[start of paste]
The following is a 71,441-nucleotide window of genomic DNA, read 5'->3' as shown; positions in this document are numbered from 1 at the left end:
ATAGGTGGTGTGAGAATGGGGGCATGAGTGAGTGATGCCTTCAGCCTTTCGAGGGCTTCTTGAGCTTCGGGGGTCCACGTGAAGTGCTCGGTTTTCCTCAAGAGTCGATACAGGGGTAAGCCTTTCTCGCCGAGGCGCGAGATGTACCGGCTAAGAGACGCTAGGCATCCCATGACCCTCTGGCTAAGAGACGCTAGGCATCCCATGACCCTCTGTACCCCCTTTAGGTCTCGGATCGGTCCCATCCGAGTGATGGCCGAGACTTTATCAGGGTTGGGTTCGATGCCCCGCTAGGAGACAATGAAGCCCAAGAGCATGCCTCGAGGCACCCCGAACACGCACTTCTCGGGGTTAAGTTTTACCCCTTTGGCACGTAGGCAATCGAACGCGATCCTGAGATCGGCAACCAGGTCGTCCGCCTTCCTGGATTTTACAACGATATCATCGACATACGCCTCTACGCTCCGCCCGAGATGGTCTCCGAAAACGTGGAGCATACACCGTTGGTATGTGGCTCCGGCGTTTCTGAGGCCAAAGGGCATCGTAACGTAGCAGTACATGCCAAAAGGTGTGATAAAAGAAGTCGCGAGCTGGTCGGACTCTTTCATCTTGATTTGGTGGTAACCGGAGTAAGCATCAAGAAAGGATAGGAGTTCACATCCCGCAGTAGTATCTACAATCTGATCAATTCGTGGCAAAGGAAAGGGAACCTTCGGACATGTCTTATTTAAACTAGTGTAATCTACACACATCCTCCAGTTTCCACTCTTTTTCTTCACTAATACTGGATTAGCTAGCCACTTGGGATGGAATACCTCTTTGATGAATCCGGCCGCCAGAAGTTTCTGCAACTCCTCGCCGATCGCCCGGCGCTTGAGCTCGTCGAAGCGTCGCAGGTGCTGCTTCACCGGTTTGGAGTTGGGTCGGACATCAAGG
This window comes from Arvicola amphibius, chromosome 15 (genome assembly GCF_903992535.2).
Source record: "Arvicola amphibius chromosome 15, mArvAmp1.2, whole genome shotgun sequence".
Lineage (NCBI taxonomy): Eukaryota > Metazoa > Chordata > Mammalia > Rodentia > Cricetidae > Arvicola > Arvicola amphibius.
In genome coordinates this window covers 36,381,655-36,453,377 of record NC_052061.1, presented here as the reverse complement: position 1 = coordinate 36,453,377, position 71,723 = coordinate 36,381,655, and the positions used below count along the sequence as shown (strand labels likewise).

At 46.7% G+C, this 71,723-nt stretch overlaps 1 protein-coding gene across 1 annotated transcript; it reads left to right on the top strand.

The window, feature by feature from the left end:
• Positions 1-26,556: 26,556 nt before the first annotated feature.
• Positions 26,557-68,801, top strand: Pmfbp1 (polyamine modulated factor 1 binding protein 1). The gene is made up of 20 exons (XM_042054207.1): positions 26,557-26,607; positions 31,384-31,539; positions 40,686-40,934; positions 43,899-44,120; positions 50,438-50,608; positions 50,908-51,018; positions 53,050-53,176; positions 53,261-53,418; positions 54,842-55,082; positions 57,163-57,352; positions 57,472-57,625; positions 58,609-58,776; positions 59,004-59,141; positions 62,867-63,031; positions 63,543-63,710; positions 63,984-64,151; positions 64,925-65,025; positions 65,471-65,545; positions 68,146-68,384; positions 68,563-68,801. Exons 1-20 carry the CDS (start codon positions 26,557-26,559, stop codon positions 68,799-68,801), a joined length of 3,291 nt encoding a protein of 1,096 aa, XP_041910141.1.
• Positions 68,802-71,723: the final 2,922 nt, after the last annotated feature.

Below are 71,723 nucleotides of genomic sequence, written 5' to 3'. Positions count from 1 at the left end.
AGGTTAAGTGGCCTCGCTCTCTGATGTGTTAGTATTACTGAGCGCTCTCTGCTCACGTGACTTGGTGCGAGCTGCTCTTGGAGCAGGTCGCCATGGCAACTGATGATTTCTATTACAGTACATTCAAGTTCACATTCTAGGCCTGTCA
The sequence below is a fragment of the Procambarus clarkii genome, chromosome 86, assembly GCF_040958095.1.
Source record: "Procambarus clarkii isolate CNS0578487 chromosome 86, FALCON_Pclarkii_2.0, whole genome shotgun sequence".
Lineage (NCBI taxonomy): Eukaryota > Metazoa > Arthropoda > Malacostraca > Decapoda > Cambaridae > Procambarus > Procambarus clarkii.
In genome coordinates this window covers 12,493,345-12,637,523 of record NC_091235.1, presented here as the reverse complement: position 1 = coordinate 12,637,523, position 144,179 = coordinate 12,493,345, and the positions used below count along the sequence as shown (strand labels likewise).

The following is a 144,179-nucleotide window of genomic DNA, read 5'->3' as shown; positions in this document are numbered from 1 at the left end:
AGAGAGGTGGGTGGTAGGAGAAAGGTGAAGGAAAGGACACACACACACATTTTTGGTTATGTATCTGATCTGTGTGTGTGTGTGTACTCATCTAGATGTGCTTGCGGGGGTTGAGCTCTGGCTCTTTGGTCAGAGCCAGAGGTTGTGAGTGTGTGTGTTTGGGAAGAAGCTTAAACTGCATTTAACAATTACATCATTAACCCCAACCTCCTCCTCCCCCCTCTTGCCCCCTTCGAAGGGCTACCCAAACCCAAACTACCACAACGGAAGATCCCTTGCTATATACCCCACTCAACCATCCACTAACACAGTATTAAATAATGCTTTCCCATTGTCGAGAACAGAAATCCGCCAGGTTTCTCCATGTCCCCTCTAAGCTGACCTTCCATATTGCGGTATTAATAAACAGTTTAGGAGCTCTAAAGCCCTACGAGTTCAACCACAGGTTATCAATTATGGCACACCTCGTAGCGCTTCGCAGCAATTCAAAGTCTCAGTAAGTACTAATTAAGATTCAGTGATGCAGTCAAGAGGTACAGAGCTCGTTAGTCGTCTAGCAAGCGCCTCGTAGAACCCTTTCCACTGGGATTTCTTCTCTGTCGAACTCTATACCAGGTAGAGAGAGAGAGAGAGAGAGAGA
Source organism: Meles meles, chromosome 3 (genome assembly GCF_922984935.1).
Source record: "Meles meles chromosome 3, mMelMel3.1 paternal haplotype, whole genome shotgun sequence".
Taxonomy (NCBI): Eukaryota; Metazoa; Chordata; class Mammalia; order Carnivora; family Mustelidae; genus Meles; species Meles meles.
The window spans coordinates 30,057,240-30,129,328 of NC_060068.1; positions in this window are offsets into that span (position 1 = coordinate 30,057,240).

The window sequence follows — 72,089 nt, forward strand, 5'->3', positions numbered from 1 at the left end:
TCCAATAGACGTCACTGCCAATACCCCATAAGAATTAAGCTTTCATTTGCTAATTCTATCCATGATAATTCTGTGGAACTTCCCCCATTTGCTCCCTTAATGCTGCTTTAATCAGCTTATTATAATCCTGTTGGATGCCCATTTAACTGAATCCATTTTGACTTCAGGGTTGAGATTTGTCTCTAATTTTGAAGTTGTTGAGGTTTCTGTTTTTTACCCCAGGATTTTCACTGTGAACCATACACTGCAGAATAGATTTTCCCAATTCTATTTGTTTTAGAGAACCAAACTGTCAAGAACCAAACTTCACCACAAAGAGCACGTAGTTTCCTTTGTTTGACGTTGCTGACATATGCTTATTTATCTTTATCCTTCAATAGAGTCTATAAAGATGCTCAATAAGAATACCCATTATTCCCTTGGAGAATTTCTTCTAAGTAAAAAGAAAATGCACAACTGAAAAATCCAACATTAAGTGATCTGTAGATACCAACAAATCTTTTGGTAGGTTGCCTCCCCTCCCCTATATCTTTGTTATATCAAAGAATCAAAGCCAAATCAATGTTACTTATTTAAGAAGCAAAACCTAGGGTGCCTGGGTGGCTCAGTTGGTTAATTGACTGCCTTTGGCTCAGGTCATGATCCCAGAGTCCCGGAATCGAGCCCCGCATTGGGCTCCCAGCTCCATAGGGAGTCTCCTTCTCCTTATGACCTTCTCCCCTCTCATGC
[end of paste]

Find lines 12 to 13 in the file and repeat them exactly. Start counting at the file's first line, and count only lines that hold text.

Below are 71,723 nucleotides of genomic sequence, written 5' to 3'. Positions count from 1 at the left end.
AGGTTAAGTGGCCTCGCTCTCTGATGTGTTAGTATTACTGAGCGCTCTCTGCTCACGTGACTTGGTGCGAGCTGCTCTTGGAGCAGGTCGCCATGGCAACTGATGATTTCTATTACAGTACATTCAAGTTCACATTCTAGGCCTGTCA